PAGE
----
"But I might serve you," said Lady Dalrymple. The fair face framed in the lace scarce was grieved, tender, a little wondering.
"Doubtless," answered Delia, forcing back her unnatural calm, "Sir John's wife would have great influence with her lord—yet will I even do without her favor."
And she smiled very bitterly.
A fine flush crept over Lady Dalrymple's face: "You are hard," she said.
"Maybe," replied Delia. "I am different of late—perhaps I am hard, I do not know."
She caught the other woman's eyes on her and flushed, then broke desperately and swiftly into speech.
"I have come to discover if the Macdonalds of Glencoe have taken the oaths to the government."
"Ah," said Lady Dalrymple. "You have friends among them? These Macdonalds—who are they?"
Delia bent her head.
"I wish to know if they are safe or no from the vengeance of—the government."
Lady Dalrymple sank into her chair again, a flutter of ribbons and lace, her blue eyes held a curious look. "If they have testified allegiance, they are beyond the law," she said. "So I have heard; I know little of it."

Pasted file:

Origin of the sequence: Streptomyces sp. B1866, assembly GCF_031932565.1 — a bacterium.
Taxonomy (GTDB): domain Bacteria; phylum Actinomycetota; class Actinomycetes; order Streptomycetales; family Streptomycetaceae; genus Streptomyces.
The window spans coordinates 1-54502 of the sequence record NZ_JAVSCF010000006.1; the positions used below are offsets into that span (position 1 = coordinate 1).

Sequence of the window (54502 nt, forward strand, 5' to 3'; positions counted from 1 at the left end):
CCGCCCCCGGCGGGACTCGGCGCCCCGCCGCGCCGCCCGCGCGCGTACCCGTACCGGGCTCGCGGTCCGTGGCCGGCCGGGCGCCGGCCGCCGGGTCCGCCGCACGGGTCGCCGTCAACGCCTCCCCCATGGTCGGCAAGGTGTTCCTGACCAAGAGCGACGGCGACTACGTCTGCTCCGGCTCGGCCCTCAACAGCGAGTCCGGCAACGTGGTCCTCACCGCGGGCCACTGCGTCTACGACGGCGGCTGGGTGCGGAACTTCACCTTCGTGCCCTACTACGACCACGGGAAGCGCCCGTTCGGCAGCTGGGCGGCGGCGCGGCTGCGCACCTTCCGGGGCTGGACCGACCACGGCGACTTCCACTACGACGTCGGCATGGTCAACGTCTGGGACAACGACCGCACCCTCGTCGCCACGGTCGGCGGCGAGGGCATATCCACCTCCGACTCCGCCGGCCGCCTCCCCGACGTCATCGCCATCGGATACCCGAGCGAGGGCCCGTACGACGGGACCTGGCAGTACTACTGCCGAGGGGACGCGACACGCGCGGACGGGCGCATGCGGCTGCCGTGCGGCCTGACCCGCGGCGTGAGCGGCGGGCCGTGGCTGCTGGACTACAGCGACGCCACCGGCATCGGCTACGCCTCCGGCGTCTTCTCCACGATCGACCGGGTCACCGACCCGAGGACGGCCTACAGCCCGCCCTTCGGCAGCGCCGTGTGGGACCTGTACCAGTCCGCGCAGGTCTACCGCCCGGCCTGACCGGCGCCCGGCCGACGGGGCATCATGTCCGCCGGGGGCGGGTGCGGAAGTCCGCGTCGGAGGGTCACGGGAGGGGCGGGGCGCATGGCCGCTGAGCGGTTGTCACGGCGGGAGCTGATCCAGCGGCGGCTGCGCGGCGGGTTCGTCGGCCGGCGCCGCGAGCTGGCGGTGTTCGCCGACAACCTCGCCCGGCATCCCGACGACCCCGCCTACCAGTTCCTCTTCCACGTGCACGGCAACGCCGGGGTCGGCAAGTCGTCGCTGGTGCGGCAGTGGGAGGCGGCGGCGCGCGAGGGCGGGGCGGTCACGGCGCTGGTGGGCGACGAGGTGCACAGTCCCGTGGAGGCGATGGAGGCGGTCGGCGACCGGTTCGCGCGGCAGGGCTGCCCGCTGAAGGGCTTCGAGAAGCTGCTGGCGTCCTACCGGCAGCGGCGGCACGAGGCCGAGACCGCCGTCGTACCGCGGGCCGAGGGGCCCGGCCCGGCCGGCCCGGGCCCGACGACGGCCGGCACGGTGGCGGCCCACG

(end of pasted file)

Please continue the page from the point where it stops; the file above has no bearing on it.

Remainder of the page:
"’Tis, madam, what I which to discover: the Secretary for Scotland must know."
Lady Dalrymple lifted her lovely hand and dropped it again.
"He knows," she said.
"Well," cried Delia, "I want to save those people. If they, despite all warnings, have remained obdurate, there will be a horned vengeance taken, you know, belike?"
"I know," said Lady Dalrymple.
"But if they have taken the oaths—and it is blown abroad enough—no one, for shame, could touch them."
"Do you think Sir John will answer you?"
"I will essay it," answered Delia.
A little silence fell; an unusual look of resolution came into Lady Dalrymple's gentle face as she gazed into the fire; Delia, standing with her hands clasped on the chair-back gazed upon her fairness with sick aversion that mounted to her brain and set her mouth into lines of cruelty. At last, with a shiver of satin, Lady Dalrymple moved and looked at the other.
"The Macdonalds have taken the oaths," she said quietly, "but it will be suppressed. That is Viscount Stair's work—and the Earl of Breadalbane's."
"I thought so!" cried Delia fiercely. "The Viscount's work, you say! I think Sir John has had a hand in it."
"I will not discuss my husband's politics," interrupted Lady Dalrymple. "I tell you this because I would prevent an injustice and a crime. It is true, and the Macdonalds are doomed, if you can save them—do so—"
"If I can save them!" flashed Delia, "I tell you this shall be over all England to-morrow!"
Lady Dalrymple rose and came toward her.
"So you can save your friends," she said gently. "Will you not thank me a little?"
Delia stared at her.